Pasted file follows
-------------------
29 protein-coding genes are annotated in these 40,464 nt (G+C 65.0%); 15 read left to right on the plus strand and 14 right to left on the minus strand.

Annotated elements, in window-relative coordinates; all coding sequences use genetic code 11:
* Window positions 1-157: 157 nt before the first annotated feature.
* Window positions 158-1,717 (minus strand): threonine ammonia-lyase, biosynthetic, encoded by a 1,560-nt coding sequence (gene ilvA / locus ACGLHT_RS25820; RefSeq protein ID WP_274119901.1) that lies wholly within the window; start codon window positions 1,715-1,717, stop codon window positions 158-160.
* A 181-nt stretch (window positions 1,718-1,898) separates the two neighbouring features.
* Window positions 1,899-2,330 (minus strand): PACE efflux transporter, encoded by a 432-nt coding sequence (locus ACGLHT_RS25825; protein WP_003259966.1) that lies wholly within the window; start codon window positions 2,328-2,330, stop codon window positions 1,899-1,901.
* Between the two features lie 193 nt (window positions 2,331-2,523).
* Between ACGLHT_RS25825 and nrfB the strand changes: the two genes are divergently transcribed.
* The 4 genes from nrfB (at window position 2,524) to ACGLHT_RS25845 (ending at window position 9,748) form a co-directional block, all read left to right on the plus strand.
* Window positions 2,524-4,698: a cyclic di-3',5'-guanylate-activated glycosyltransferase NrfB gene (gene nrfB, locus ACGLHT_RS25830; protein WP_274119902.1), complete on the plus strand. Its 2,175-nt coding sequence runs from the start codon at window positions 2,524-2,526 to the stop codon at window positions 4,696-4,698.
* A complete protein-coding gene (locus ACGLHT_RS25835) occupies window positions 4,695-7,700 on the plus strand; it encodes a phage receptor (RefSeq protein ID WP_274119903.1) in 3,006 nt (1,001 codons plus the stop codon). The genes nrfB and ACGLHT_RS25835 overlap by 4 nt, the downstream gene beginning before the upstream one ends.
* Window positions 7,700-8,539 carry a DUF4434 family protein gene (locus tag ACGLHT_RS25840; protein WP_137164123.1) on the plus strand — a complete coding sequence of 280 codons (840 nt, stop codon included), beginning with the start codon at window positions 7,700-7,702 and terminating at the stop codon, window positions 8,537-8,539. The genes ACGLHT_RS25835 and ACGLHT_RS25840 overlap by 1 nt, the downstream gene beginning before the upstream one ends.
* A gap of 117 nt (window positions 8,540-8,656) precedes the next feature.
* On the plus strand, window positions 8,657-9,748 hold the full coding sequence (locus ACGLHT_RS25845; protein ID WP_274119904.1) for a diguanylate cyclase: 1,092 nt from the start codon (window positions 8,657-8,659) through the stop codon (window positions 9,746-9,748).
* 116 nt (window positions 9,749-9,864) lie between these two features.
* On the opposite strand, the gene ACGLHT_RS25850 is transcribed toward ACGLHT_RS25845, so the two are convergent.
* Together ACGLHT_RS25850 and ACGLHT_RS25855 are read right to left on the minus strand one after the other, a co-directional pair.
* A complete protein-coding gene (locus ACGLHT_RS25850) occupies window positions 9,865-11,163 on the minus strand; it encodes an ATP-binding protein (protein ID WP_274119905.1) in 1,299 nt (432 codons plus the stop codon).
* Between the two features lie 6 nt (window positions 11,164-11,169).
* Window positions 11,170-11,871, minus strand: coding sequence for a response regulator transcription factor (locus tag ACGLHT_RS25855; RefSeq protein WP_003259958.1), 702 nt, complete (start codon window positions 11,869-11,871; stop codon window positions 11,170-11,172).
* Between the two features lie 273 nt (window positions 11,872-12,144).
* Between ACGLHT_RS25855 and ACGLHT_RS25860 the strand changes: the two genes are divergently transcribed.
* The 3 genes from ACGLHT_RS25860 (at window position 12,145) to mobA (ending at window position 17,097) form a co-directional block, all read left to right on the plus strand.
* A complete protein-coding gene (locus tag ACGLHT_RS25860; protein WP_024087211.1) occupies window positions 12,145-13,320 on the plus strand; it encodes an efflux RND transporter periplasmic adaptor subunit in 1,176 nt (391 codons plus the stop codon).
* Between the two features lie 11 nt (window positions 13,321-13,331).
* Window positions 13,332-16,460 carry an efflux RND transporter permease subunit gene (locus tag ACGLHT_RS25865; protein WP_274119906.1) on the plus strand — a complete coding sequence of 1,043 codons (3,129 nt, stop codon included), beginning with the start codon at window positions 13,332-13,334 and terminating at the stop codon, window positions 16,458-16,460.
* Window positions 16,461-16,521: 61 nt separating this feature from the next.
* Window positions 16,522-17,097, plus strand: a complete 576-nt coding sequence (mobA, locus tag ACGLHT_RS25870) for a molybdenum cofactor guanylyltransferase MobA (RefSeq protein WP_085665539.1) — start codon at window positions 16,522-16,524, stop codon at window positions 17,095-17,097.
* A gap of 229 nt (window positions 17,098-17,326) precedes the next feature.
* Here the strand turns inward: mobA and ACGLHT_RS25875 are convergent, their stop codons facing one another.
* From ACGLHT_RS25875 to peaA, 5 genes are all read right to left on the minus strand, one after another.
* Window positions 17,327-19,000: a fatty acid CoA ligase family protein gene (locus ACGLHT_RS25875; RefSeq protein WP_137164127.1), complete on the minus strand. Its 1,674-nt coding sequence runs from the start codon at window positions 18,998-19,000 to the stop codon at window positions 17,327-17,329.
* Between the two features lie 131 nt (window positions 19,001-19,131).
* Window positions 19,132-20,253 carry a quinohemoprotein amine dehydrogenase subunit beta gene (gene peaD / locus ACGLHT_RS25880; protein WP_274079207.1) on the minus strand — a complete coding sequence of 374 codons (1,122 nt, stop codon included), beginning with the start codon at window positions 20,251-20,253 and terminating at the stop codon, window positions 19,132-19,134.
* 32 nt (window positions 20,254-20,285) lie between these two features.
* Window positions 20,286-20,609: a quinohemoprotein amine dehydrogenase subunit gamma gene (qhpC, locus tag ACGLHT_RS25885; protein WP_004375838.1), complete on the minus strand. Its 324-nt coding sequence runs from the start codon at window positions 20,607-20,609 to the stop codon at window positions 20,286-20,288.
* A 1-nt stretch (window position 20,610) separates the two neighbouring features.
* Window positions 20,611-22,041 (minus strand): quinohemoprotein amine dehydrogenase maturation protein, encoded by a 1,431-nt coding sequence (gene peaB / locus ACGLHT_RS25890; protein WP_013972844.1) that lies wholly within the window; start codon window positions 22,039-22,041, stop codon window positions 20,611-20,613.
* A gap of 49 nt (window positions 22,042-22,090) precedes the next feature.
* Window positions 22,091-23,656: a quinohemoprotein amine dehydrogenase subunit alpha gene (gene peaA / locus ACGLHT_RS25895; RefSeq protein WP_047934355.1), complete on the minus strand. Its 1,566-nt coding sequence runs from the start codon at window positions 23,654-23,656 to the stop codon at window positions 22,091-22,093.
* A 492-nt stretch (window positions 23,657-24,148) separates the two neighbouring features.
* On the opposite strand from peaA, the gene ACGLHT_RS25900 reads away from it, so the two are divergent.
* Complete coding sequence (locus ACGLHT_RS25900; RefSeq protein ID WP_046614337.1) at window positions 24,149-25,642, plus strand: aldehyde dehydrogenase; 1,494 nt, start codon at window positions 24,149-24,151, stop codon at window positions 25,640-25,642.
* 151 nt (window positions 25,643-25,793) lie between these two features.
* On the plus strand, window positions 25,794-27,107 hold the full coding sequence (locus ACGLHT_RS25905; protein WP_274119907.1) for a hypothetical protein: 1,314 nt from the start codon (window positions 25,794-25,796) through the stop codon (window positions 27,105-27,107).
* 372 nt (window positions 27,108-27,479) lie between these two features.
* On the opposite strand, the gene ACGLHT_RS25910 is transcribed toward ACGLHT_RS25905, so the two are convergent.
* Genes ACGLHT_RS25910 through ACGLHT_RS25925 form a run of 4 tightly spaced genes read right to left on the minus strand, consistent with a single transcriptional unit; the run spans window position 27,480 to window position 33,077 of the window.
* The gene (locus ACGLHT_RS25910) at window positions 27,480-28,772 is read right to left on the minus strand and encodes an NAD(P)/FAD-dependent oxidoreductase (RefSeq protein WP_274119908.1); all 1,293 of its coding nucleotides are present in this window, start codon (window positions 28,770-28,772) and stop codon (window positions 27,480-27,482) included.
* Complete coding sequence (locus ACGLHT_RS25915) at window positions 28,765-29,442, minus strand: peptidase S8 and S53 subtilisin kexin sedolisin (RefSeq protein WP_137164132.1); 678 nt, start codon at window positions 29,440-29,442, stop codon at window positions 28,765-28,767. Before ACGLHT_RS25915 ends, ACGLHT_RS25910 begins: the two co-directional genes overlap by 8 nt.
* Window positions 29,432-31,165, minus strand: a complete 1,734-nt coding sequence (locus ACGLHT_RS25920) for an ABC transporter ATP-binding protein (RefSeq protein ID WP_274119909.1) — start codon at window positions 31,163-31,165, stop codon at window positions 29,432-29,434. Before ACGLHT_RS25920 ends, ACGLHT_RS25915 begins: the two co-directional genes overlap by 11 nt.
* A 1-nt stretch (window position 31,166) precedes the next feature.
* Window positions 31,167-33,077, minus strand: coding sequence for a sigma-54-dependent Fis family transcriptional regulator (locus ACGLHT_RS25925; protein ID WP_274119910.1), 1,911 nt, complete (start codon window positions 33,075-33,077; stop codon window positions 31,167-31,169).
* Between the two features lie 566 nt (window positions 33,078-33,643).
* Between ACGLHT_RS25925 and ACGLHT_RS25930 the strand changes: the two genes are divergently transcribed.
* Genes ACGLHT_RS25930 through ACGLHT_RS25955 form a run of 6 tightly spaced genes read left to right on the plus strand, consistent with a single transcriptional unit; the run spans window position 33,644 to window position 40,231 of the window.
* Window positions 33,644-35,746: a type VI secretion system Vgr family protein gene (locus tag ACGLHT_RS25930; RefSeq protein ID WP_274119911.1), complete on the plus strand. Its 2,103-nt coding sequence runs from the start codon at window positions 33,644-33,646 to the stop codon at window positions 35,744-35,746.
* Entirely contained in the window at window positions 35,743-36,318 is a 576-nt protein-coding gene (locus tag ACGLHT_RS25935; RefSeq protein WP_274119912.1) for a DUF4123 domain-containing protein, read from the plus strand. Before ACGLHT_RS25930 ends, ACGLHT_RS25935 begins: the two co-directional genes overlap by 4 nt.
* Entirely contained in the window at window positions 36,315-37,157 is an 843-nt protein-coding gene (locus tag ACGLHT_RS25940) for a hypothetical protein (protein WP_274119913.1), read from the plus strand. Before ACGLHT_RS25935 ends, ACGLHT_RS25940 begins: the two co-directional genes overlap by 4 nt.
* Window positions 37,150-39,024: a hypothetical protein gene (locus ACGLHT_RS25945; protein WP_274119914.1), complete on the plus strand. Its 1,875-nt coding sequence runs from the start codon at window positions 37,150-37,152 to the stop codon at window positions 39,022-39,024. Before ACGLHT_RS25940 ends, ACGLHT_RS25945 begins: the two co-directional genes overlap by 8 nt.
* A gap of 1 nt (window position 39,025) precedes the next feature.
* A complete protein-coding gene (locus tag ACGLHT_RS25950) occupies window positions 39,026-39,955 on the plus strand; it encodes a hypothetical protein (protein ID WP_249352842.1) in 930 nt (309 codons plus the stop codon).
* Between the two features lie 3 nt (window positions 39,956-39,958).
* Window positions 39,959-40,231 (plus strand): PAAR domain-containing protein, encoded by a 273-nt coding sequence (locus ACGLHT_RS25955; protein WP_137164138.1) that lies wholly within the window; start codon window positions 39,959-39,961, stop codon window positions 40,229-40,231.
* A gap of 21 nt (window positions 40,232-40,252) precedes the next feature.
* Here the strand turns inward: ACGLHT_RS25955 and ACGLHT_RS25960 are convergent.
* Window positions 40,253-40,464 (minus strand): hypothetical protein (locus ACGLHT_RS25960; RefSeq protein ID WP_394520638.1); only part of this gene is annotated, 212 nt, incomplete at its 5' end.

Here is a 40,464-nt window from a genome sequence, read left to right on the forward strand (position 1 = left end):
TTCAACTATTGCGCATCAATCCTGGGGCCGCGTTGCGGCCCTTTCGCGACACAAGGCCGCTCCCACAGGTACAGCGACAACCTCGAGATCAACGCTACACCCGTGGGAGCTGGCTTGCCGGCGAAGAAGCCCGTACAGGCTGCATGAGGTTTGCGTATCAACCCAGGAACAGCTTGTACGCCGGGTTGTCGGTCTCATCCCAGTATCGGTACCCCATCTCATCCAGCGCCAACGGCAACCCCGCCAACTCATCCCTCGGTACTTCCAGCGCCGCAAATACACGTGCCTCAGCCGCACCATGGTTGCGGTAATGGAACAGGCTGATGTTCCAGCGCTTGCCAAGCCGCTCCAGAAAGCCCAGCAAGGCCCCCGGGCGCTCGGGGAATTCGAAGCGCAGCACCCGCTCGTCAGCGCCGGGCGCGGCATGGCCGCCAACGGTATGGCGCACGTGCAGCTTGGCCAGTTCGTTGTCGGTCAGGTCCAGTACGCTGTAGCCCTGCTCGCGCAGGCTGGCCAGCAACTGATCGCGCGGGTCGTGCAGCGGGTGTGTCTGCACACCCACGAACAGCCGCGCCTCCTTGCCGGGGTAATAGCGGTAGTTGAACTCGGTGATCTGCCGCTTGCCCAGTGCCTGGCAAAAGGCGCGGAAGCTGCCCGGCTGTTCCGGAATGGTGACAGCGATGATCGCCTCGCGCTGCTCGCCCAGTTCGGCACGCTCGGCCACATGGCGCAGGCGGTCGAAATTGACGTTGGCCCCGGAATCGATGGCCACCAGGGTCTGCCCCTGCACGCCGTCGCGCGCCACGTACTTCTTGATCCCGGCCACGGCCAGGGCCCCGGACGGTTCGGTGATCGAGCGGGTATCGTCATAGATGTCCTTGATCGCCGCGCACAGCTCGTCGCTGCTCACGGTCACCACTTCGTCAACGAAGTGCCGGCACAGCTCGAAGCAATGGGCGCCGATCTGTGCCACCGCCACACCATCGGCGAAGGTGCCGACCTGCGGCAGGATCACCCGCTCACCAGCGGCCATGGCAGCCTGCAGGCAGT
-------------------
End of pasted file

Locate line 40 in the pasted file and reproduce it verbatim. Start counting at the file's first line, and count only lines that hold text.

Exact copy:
* Window positions 22,091-23,656: a quinohemoprotein amine dehydrogenase subunit alpha gene (gene peaA / locus ACGLHT_RS25895; RefSeq protein WP_047934355.1), complete on the minus strand. Its 1,566-nt coding sequence runs from the start codon at window positions 23,654-23,656 to the stop codon at window positions 22,091-22,093.